17mm (0.7”) of rain fell over Monday: 8 gallons per square yard falling across the mountains bringing the river up to just normal level, though cloudy with silt picked up from the dry bed. A relief to hear the rush of water through the village once again and interesting to see how fast newly broadcast mixed fodder crop germinates in the paddock, though much pasture is still parched and brown. Farmers have appreciated the dry June, making hay instead of silage for a change.
Most wildlife seems busy raising young just now, though isolated birds are still singing loud and hard, perhaps having lost their original partner. A Song Thrush belted out repeated couplets from a telegraph pole at the start of the wildlife walk last Saturday, still audible from the estuary almost an hour later, drowned only by sound of waves on shore. Similarly, a Whitethroat has moved into new territory on the morning run route, harsh, desultory rattle given from gorse tops or in halting song-flight overhead.
Running the woodland path yesterday, a plaintive buzzing whistle, similar to roding Woodcock at dusk, came from the wooded slope towards the old sea cliff. Approaching the spot, stepping gingerly over brambles, all went quiet and a large dark form moved off silently between oak trunks. Dense brambles forced a detour and having reached the spot the original sound now came from three separate locations and another large bird laboured heavily across a sunny glade. Returning to the path, unable to make further progress, the call now come from more or less overhead. Eventually, an adult-sized, still downy young Tawny Owl was found high up in the oak canopy, bemused by a tiny mobbing warbler. Hearing movement below, two dark eyes peered down, the gaze at once familiar and blankly alien.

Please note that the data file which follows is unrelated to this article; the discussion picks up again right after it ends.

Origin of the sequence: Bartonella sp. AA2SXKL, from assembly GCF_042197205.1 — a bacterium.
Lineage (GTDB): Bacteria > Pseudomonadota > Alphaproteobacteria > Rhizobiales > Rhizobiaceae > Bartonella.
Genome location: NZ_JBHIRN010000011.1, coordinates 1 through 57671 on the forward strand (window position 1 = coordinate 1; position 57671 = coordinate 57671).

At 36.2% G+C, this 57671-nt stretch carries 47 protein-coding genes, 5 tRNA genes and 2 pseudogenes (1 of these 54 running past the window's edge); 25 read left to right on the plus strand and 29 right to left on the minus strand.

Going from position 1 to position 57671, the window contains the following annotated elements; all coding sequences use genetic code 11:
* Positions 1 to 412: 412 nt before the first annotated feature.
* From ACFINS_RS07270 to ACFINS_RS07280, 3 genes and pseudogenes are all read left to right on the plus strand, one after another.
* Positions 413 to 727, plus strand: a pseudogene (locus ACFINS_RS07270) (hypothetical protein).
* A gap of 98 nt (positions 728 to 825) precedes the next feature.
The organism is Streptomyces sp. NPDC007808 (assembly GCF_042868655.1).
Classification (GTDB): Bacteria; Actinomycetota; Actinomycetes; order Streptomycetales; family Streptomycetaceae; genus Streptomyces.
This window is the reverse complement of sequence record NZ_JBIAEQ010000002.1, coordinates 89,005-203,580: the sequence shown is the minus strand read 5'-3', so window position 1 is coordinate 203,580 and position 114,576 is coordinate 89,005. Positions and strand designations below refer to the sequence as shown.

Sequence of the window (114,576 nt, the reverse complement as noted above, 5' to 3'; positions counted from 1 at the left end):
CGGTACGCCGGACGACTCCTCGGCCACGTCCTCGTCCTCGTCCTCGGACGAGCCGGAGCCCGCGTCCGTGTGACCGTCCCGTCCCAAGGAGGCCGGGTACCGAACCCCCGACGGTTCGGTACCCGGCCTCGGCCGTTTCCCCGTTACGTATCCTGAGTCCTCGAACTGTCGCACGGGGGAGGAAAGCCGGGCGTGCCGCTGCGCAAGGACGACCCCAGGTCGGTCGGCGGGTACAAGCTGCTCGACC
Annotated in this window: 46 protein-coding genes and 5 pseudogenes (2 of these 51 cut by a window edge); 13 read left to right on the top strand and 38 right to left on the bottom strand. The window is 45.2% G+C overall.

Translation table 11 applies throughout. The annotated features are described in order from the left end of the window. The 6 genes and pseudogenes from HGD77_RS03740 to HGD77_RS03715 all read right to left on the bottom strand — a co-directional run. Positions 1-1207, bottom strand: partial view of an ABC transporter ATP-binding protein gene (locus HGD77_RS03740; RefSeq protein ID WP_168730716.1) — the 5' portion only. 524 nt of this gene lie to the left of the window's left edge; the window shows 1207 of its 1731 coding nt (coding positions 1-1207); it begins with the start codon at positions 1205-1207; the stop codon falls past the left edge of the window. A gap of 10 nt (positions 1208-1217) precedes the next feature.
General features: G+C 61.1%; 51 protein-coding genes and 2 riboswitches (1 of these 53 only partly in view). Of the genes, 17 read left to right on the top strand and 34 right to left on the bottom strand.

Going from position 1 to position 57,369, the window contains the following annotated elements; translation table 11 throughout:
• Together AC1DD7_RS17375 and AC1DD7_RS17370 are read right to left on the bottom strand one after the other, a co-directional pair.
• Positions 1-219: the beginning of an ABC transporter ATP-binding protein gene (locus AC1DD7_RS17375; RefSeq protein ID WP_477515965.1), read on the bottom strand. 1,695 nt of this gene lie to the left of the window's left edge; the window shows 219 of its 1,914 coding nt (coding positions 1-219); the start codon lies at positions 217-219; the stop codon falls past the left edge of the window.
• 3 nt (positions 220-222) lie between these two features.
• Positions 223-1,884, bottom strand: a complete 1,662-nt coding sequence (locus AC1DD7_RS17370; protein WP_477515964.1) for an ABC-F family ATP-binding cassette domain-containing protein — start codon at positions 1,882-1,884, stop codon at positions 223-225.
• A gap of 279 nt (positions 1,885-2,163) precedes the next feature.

Wildlife Wales Activities: www.wildlife-wales.co.uk